What was the easiest part about writing No One Dies In The Garden Of Syn? The Hardest?
MS: The easiest part was coming up with the story and writing my first draft. The story was pretty fleshed out in my head and in my notes before I began plotting each chapter. And writing the first draft went rather smoothly for a first novel. But as every writer can tell you, that’s far from the end of the journey. Many edits and rewrites followed and it’s challenging to get every sentence, every word as perfect as can be. It seemed like a never-ending journey because each time I thought the manuscript was perfect, I re-read it or had someone else read it and there were always things I wanted to improve. At some point letting go is tough but necessary.

No One Dies In The Garden Of Syn” is your first book, what advice would you give other debut authors? As far as publishing and marketing.
MS: My first bit of advice would be to get a completed ARC (Advanced Reading Copy) out to reviewers and bloggers as far in advance to the book’s release as possible. It’s best to have reviews up before the book is released. You need to give the reviewers time to read your book as they have lots of them in their queue and you can’t expect them to read it as soon as you send it to them. And you can’t take it personally if they don’t read it at all. Most reviewers do it for enjoyment in their free time and you need to respect that. You also must accept that not every person will love it. No matter how good a book is, there will always be people who don’t like it. It’s all a matter of personal taste and opinion. My other main bit of advice would be to set out time in your schedule for marketing. I held off writing for the three months after my book’s release and focused on marketing, social media and interviews 100% of my time. And then slowly I dedicated more of my time to writing and eventually dedicated 75% of my time to writing and editing and 25% to marketing. Consumers have so many books to choose from so you really need to do everything to get your book in front of readers’ eyes and catch their interest. Interviews, contests, social media, etc. Even the biggest authors in the industry – J.K. Rowling, Stephen King, etc. – spend a decent amount of time conversing with their readers on social media and they already have a massive built in audience.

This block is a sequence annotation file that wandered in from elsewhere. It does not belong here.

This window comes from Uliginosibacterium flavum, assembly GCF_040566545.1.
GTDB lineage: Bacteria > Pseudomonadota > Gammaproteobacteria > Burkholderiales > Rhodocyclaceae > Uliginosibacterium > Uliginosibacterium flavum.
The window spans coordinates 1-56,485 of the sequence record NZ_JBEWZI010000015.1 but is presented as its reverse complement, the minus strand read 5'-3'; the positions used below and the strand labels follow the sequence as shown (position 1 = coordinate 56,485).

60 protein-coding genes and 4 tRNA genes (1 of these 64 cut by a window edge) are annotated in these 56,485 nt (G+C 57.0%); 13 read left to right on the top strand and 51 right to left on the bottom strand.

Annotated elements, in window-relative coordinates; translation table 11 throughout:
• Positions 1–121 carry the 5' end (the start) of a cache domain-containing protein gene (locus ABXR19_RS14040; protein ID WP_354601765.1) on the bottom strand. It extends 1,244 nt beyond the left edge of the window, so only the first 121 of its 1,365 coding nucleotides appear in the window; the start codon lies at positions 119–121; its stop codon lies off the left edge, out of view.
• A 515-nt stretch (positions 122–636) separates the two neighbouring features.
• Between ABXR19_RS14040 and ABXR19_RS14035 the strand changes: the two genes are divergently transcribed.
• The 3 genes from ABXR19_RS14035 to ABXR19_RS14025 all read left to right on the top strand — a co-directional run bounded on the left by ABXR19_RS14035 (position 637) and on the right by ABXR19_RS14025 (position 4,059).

What would you say are the advantages and disadvantages of being an indie author?